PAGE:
JPMorgan currently has a total of 56 open job positions for blockchain technology experts, a record for any company in the space. Late last year, the lender launched its blockchain division called Onyx and it’s now hunting for experts to man the unit.
JPMorgan in Search of DLT Experts
At a time when traditional financial institutions across the globe are increasingly integrating distributed ledger technology (DLT) into their processes, Bitcoin-hating Jamie Dimon’s JPMorgan Chase is now trying its best to be the biggest player in the space.
As seen on its website, the global banking giant currently has a total of 56 vacant positions for blockchain developers in various jurisdictions across the world, including India, Singapore, and the United States.
Earlier in October 2020, BTCManager reported that the Wall Street financial heavyweight had carved out a new business unit dubbed Onyx, whose primary objective is to develop enterprise-grade blockchain applications.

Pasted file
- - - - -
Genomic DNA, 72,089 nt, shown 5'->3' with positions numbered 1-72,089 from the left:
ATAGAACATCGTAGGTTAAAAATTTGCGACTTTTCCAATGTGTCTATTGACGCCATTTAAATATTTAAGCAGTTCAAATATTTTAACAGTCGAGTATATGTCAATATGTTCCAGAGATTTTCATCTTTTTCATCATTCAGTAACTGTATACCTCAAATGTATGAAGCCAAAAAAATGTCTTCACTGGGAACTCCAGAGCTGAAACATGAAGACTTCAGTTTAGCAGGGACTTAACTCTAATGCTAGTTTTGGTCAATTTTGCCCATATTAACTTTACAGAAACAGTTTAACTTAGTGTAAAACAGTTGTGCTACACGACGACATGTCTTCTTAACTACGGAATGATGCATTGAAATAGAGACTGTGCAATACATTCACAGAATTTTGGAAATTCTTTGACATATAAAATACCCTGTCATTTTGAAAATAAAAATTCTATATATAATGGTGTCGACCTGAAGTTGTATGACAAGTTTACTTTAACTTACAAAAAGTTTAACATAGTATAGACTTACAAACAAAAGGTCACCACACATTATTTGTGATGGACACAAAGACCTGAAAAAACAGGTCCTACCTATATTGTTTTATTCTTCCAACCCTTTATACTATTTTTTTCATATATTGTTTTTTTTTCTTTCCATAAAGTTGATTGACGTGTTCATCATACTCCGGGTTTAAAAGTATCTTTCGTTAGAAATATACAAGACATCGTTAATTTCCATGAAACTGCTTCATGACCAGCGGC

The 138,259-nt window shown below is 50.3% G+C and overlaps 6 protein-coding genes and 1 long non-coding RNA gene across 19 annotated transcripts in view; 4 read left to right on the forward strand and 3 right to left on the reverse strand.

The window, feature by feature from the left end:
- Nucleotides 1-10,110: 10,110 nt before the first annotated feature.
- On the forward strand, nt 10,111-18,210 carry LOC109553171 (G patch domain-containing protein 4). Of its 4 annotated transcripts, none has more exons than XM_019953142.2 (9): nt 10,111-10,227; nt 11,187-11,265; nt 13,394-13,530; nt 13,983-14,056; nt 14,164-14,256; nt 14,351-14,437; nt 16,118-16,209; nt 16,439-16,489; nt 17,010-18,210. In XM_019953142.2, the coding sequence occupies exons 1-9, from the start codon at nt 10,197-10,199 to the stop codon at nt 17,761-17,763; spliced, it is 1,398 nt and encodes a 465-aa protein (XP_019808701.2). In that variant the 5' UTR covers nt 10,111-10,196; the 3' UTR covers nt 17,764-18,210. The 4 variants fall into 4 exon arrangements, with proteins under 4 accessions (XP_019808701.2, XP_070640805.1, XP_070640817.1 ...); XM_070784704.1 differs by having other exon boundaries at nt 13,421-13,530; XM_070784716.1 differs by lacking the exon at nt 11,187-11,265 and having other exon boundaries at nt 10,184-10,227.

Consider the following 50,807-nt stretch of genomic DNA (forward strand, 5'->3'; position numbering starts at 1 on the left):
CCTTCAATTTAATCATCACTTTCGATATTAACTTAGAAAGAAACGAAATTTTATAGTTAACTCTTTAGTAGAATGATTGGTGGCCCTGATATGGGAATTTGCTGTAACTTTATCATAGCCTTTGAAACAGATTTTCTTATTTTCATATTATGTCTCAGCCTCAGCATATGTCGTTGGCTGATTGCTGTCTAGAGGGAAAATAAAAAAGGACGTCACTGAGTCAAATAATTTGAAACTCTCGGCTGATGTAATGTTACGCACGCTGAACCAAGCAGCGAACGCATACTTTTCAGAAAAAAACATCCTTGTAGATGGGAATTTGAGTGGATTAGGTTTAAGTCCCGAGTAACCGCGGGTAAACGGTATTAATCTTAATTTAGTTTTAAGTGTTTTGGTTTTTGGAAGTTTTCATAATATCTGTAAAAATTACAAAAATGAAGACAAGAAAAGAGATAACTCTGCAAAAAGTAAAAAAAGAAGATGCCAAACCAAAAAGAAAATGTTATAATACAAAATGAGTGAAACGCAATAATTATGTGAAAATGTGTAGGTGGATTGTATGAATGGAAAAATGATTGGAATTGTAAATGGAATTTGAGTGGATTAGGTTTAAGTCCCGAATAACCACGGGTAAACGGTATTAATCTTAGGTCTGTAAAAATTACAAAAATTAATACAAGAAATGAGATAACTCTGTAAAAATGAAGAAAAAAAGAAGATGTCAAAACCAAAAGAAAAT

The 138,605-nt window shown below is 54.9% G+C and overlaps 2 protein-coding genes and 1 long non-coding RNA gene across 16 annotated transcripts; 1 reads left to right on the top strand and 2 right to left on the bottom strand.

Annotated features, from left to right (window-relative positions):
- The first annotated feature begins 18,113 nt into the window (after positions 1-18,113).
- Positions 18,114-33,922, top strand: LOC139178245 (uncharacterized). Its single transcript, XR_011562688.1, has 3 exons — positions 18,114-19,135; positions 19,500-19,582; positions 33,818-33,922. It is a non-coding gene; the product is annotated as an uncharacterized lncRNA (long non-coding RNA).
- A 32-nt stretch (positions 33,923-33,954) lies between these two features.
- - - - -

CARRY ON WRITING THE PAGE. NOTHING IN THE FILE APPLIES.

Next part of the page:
“We are unveiling Onyx because we believe we are shifting to a period of commercialization of those technologies, moving from research and development to something that can become a real business,” Takis Georgakpoulos, JPMorgan’s wholesale payments head declared at the time.
DLT Adoption on the Rise
Now, the firm is recruiting experienced developers who will undertake the task of building highly scalable solutions interoperable with multiple networks, design and develop solutions that will “bridge new and existing capabilities in the financial ecosystem and JPMorgan’s extensive payment services while also promoting reusability and extensibility.”
While JPMorgan may not be the only financial institution trying to strengthen its blockchain infrastructure, its open positions by far dwarf that of other firms.
In contrast, Bank of New York Mellon (BNY Mellon), a lender with $1.9 trillion in assets under management, has four open blockchain positions, Morgan Stanley has two DLT vacancies, while Goldman Sachs also has just two jobs openings related to blockchain.
Cryptocurrencies and the underlying blockchain technology have proven to be more efficient, faster, and cost-effective for cross-border payments, and more and more lenders and even central banks are now actively exploring the nascent technologies.
Last February, BTCManager informed that the State Bank of India (SBI), an Indian multinational bank established in 1955, has adopted JPMorgan’s Liink blockchain infrastructure for cross-border payments.